Multidrug-resistant coagulase-negative Staphylococci in food animals

Authors


Correspondence

Yifan Zhang, 3009 Science Hall, Department of Nutrition and Food Science, Wayne State University, 5045 Cass Avenue, Detroit, MI 48202, USA. E-mail: yifanzhang@wayne.edu

Abstract

Aims

To study the antimicrobial resistance of coagulase-negative staphylococci (CoNS) in animals.

Methods and Results

In the present study, a total of 87 CoNS recovered from food animals were characterized by antimicrobial susceptibility testing, resistance gene identification and conjugation. Of the seven species studied, Staphylococcus lentus, Staphylococcus sciuri, Staphylococcus xylosus and Staphylococcus haemolyticus accounted for over 96% of the isolates. In addition to β-lactam resistance (100%), high percentages of CoNS were resistant to tetracycline (67·8%), erythromycin (36·7%), clindamycin (27·5%) and quinopristin/dalfopristin (14·9%). Importantly, 47 (54%) isolates were resistant to at least three antimicrobial classes, including six CoNS resistant to six antimicrobial classes. The common genes for the above-mentioned resistance phenotypes were mec(A), tet(M), erm(A) and vga(A)LC, which were identified from 68·7%, 61%, 56·2% and 69·2% of the isolates, respectively. tet(M) was conjugatively transferable from 10 tetracycline-resistant CoNS to a Enterococcus strain, underlining the potential of antimicrobial resistance transfer from Staphylococcus to the commensal bacteria in human.

Conclusions

Multidrug resistance and resistance to non-β-lactam antimicrobials are common in CoNS in animals.

Significance and Impact of the Study

The data improve our understanding on the extent to which CoNS contribute to the dissemination of antimicrobial resistance in the food production environment.

Introduction

Although Staphylococcus aureus (S. aureus) has the highest pathogenic potential among the many species of staphylococci, coagulase-negative staphylococci (CoNS) have become an increasing concern in human and veterinary medicine (Rice 2006; Fessler et al. 2010). CoNS can be associated with a variety of animal and human diseases, such as suppurative disease, arthritis and urinary tract infection in animals (Lee 2003) and skin and soft tissue infections and bacteremia in humans (Martins and Cunha Mde 2007). Animals are common reservoir of Staphylococcus and can carry CoNS on their skin, noses, upper alimentary and urogenital tract and intestinal tract and thus may transmit the bacteria to human by animal handling (Werckenthin et al. 2001). CoNS carried by food animals can also contaminate the animal products and enter the food chain, thus posing potential threat to food consumers and handlers.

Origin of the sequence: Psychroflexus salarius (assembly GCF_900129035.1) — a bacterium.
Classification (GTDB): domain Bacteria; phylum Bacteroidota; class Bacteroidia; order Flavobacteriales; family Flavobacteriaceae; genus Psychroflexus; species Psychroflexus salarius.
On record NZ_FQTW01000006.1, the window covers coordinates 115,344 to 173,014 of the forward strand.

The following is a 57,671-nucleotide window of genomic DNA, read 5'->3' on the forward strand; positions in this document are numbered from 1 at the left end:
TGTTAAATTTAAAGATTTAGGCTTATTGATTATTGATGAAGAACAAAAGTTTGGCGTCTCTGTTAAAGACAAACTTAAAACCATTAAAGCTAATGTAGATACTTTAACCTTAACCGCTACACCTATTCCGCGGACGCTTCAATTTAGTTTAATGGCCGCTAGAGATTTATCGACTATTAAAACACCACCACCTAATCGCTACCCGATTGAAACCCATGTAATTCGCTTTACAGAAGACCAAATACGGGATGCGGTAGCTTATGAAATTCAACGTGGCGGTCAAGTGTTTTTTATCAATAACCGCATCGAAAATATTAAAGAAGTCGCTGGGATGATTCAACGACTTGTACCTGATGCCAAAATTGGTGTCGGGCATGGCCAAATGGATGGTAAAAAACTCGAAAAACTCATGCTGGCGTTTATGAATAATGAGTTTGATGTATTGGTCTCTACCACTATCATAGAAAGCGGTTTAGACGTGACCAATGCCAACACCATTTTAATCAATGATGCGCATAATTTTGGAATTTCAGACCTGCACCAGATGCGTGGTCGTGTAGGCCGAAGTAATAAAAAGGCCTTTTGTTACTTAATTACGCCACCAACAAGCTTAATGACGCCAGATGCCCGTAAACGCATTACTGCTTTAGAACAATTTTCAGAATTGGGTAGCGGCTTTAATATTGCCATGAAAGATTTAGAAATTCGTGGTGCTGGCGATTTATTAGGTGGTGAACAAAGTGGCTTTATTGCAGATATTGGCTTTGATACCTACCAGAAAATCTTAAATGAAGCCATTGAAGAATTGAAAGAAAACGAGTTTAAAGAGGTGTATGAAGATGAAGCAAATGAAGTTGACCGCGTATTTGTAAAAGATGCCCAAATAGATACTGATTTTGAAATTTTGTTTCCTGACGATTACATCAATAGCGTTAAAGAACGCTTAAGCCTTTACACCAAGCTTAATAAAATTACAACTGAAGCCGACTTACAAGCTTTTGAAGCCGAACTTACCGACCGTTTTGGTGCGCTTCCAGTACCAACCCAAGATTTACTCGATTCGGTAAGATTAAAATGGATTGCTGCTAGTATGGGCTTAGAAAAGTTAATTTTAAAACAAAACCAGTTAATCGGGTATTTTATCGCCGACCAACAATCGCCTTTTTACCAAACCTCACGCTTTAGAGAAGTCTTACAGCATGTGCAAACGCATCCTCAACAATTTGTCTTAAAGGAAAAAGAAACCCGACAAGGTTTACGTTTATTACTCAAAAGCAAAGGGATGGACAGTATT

More importantly, methicillin-resistant CoNS (MRCoNS) have been isolated worldwide from food animals (Kawano et al. 1996; Fessler et al. 2010; Haenni et al. 2011), including pigs, cows, calves and chicken and therefore may compromise the treatment if animal or human infection occurs. Interestingly, resistance to non-β-lactam antimicrobials, such as erythromycin, tetracycline, clindamycin, ciprofloxacin and sulfamethoxazole/trimethoprim, is common in MRCoNS (Simeoni et al. 2008; Huber et al. 2011). A recent study from Switzerland revealed 48·2% of MRCoNS from livestock, and high percentages of CoNS were also resistant to non-β-lactam antimicrobials, suggesting that multidrug-resistant CoNS may become an emerging problem for veterinary medicine and public health (Huber et al. 2011). However, most studies on CoNS in animals have been performed in Europe. There are limited data on CoNS in US food animals as well as resistance of CoNS to non-β-lactam antimicrobials.

In addition to mec(A) that is carried by a mobile genetic element, staphylococcal cassette chromosome mec (SCCmec), and confers broad-spectrum β-lactam resistance, various antimicrobial resistance genes have been identified in CoNS from food production environment. erm(A), erm(B), erm(C), vga(B), tet(K) and tet(M) have been found in CoNS resistant to the macrolide–lincosamide–streptogramin B (MLSb) antimicrobials and tetracyclines (Aarestrup et al. 2000; Simjee et al. 2007; Graham et al. 2009), the antimicrobials commonly used in animal production in the United States. As many of these genes are carried on extra-chromosomal elements, including conjugative plasmids and transposons (Aarestrup et al. 2000; Schmitz et al. 2001; Khan et al. 2002; Simjee et al. 2007), CoNS strains may become an important reservoir of antimicrobial resistance genes that have potential to transfer to other commensal bacteria or even pathogenic ones.

The present study was aimed to understand CoNS of animal origin as a reservoir of multidrug resistance. We examined the antimicrobial susceptibility phenotypes and genotypes of CoNS from agricultural animals and estimated the potential of tetracycline resistance gene transfer by conjugation.

Materials and methods

Bacterial strains